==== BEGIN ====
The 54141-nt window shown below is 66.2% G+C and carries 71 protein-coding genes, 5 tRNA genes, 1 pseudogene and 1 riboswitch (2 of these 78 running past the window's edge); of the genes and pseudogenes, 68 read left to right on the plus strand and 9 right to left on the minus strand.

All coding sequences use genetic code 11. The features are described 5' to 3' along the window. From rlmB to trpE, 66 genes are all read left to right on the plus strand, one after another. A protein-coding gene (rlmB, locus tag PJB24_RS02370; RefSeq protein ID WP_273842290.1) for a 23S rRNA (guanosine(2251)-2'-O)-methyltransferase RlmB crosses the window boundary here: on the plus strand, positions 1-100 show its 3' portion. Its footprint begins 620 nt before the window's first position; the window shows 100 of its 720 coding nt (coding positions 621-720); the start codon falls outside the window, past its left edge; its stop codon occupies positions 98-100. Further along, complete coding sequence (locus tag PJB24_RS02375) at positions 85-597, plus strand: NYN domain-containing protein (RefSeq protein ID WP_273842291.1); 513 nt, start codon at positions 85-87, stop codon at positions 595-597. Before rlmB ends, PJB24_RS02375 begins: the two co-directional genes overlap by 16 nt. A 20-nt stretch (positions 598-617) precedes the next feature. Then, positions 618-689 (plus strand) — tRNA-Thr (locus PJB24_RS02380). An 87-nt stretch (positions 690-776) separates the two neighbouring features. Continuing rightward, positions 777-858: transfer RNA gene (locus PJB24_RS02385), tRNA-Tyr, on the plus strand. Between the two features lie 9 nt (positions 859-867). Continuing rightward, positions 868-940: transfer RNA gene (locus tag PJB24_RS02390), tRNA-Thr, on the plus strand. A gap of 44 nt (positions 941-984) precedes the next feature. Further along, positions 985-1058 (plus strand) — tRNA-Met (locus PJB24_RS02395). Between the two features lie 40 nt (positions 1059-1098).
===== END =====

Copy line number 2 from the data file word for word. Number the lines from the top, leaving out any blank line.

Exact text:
All coding sequences use genetic code 11. The features are described 5' to 3' along the window. From rlmB to trpE, 66 genes are all read left to right on the plus strand, one after another. A protein-coding gene (rlmB, locus tag PJB24_RS02370; RefSeq protein ID WP_273842290.1) for a 23S rRNA (guanosine(2251)-2'-O)-methyltransferase RlmB crosses the window boundary here: on the plus strand, positions 1-100 show its 3' portion. Its footprint begins 620 nt before the window's first position; the window shows 100 of its 720 coding nt (coding positions 621-720); the start codon falls outside the window, past its left edge; its stop codon occupies positions 98-100. Further along, complete coding sequence (locus tag PJB24_RS02375) at positions 85-597, plus strand: NYN domain-containing protein (RefSeq protein ID WP_273842291.1); 513 nt, start codon at positions 85-87, stop codon at positions 595-597. Before rlmB ends, PJB24_RS02375 begins: the two co-directional genes overlap by 16 nt. A 20-nt stretch (positions 598-617) precedes the next feature. Then, positions 618-689 (plus strand) — tRNA-Thr (locus PJB24_RS02380). An 87-nt stretch (positions 690-776) separates the two neighbouring features. Continuing rightward, positions 777-858: transfer RNA gene (locus PJB24_RS02385), tRNA-Tyr, on the plus strand. Between the two features lie 9 nt (positions 859-867). Continuing rightward, positions 868-940: transfer RNA gene (locus tag PJB24_RS02390), tRNA-Thr, on the plus strand. A gap of 44 nt (positions 941-984) precedes the next feature. Further along, positions 985-1058 (plus strand) — tRNA-Met (locus PJB24_RS02395). Between the two features lie 40 nt (positions 1059-1098).